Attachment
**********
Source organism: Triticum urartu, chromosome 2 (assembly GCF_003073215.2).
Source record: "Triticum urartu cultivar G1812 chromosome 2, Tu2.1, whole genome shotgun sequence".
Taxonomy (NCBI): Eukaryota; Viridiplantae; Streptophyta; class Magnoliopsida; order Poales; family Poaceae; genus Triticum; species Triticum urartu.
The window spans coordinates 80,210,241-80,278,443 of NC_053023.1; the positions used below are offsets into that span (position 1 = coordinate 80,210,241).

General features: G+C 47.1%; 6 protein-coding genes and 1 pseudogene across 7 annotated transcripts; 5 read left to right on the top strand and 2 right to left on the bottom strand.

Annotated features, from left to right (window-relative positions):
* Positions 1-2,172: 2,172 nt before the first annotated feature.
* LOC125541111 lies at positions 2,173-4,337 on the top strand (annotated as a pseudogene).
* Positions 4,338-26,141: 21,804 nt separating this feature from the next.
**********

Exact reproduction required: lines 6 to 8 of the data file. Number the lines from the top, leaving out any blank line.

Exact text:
Annotated features, from left to right (window-relative positions):
* Positions 1-2,172: 2,172 nt before the first annotated feature.
* LOC125541111 lies at positions 2,173-4,337 on the top strand (annotated as a pseudogene).